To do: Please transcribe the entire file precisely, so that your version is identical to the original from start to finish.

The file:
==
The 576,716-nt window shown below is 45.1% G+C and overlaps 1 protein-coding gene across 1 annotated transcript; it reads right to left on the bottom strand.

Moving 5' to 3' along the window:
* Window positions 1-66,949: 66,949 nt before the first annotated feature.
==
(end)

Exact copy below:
The 576,716-nt window shown below is 45.1% G+C and overlaps 1 protein-coding gene across 1 annotated transcript; it reads right to left on the bottom strand.

Moving 5' to 3' along the window:
* Window positions 1-66,949: 66,949 nt before the first annotated feature.